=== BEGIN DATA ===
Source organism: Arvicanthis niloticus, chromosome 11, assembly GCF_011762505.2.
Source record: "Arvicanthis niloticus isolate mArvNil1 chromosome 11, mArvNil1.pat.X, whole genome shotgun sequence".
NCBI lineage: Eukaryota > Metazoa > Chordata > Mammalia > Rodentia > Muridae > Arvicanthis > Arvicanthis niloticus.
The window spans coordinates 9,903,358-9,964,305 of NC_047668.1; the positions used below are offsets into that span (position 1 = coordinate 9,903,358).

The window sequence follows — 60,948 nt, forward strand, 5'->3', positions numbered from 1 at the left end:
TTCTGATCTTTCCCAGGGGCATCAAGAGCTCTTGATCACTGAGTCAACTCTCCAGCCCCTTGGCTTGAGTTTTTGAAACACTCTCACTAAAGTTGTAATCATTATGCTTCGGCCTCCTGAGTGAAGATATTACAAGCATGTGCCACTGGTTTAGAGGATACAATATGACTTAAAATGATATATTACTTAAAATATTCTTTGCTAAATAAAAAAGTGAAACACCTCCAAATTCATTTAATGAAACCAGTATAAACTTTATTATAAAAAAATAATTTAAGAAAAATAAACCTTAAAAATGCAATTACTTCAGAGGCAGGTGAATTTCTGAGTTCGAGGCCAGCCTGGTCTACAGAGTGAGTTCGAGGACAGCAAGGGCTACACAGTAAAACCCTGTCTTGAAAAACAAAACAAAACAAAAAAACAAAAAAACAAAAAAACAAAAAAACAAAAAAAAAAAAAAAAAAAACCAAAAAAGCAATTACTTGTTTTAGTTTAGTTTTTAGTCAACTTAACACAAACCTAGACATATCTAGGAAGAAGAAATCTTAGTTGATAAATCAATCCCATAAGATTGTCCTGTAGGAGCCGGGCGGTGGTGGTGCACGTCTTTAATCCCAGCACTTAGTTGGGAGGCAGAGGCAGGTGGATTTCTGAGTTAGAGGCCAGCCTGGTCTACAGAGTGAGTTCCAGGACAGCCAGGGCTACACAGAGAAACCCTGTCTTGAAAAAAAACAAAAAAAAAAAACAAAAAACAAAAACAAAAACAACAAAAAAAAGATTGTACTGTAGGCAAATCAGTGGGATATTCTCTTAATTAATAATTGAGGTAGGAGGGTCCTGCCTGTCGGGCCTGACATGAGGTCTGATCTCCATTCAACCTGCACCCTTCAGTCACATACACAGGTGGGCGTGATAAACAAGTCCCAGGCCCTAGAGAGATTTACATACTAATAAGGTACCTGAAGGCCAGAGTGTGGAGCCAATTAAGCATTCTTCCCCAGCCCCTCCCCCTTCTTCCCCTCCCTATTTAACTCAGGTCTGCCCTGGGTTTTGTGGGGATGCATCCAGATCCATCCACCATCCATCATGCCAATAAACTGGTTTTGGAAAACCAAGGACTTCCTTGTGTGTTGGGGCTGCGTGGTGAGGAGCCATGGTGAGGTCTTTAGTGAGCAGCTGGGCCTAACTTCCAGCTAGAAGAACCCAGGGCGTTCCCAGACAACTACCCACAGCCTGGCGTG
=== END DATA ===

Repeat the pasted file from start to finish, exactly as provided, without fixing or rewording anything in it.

Source organism: Arvicanthis niloticus, chromosome 11, assembly GCF_011762505.2.
Source record: "Arvicanthis niloticus isolate mArvNil1 chromosome 11, mArvNil1.pat.X, whole genome shotgun sequence".
NCBI lineage: Eukaryota > Metazoa > Chordata > Mammalia > Rodentia > Muridae > Arvicanthis > Arvicanthis niloticus.
The window spans coordinates 9,903,358-9,964,305 of NC_047668.1; the positions used below are offsets into that span (position 1 = coordinate 9,903,358).

The window sequence follows — 60,948 nt, forward strand, 5'->3', positions numbered from 1 at the left end:
TTCTGATCTTTCCCAGGGGCATCAAGAGCTCTTGATCACTGAGTCAACTCTCCAGCCCCTTGGCTTGAGTTTTTGAAACACTCTCACTAAAGTTGTAATCATTATGCTTCGGCCTCCTGAGTGAAGATATTACAAGCATGTGCCACTGGTTTAGAGGATACAATATGACTTAAAATGATATATTACTTAAAATATTCTTTGCTAAATAAAAAAGTGAAACACCTCCAAATTCATTTAATGAAACCAGTATAAACTTTATTATAAAAAAATAATTTAAGAAAAATAAACCTTAAAAATGCAATTACTTCAGAGGCAGGTGAATTTCTGAGTTCGAGGCCAGCCTGGTCTACAGAGTGAGTTCGAGGACAGCAAGGGCTACACAGTAAAACCCTGTCTTGAAAAACAAAACAAAACAAAAAAACAAAAAAACAAAAAAACAAAAAAACAAAAAAAAAAAAAAAAAAAACCAAAAAAGCAATTACTTGTTTTAGTTTAGTTTTTAGTCAACTTAACACAAACCTAGACATATCTAGGAAGAAGAAATCTTAGTTGATAAATCAATCCCATAAGATTGTCCTGTAGGAGCCGGGCGGTGGTGGTGCACGTCTTTAATCCCAGCACTTAGTTGGGAGGCAGAGGCAGGTGGATTTCTGAGTTAGAGGCCAGCCTGGTCTACAGAGTGAGTTCCAGGACAGCCAGGGCTACACAGAGAAACCCTGTCTTGAAAAAAAACAAAAAAAAAAAACAAAAAACAAAAACAAAAACAACAAAAAAAAGATTGTACTGTAGGCAAATCAGTGGGATATTCTCTTAATTAATAATTGAGGTAGGAGGGTCCTGCCTGTCGGGCCTGACATGAGGTCTGATCTCCATTCAACCTGCACCCTTCAGTCACATACACAGGTGGGCGTGATAAACAAGTCCCAGGCCCTAGAGAGATTTACATACTAATAAGGTACCTGAAGGCCAGAGTGTGGAGCCAATTAAGCATTCTTCCCCAGCCCCTCCCCCTTCTTCCCCTCCCTATTTAACTCAGGTCTGCCCTGGGTTTTGTGGGGATGCATCCAGATCCATCCACCATCCATCATGCCAATAAACTGGTTTTGGAAAACCAAGGACTTCCTTGTGTGTTGGGGCTGCGTGGTGAGGAGCCATGGTGAGGTCTTTAGTGAGCAGCTGGGCCTAACTTCCAGCTAGAAGAACCCAGGGCGTTCCCAGACAACTACCCACAGCCTGGCGTG